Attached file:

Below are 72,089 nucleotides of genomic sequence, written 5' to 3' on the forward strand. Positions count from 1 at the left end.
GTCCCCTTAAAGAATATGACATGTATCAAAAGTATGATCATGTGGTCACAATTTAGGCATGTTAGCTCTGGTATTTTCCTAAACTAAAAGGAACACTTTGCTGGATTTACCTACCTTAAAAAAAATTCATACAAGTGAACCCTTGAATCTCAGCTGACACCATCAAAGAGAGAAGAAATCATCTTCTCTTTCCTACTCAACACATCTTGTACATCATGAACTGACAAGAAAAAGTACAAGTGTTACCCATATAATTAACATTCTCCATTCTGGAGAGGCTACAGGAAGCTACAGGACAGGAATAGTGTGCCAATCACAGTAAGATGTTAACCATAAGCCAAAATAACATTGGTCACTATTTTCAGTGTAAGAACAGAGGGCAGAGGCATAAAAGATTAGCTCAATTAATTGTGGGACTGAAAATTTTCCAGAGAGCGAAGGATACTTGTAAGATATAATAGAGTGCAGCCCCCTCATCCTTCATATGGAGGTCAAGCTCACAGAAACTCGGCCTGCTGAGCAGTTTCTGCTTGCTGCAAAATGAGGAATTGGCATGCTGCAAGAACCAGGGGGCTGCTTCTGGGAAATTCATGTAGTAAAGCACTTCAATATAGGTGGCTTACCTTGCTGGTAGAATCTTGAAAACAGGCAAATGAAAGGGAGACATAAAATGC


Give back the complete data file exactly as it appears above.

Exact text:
Below are 72,089 nucleotides of genomic sequence, written 5' to 3' on the forward strand. Positions count from 1 at the left end.
GTCCCCTTAAAGAATATGACATGTATCAAAAGTATGATCATGTGGTCACAATTTAGGCATGTTAGCTCTGGTATTTTCCTAAACTAAAAGGAACACTTTGCTGGATTTACCTACCTTAAAAAAAATTCATACAAGTGAACCCTTGAATCTCAGCTGACACCATCAAAGAGAGAAGAAATCATCTTCTCTTTCCTACTCAACACATCTTGTACATCATGAACTGACAAGAAAAAGTACAAGTGTTACCCATATAATTAACATTCTCCATTCTGGAGAGGCTACAGGAAGCTACAGGACAGGAATAGTGTGCCAATCACAGTAAGATGTTAACCATAAGCCAAAATAACATTGGTCACTATTTTCAGTGTAAGAACAGAGGGCAGAGGCATAAAAGATTAGCTCAATTAATTGTGGGACTGAAAATTTTCCAGAGAGCGAAGGATACTTGTAAGATATAATAGAGTGCAGCCCCCTCATCCTTCATATGGAGGTCAAGCTCACAGAAACTCGGCCTGCTGAGCAGTTTCTGCTTGCTGCAAAATGAGGAATTGGCATGCTGCAAGAACCAGGGGGCTGCTTCTGGGAAATTCATGTAGTAAAGCACTTCAATATAGGTGGCTTACCTTGCTGGTAGAATCTTGAAAACAGGCAAATGAAAGGGAGACATAAAATGC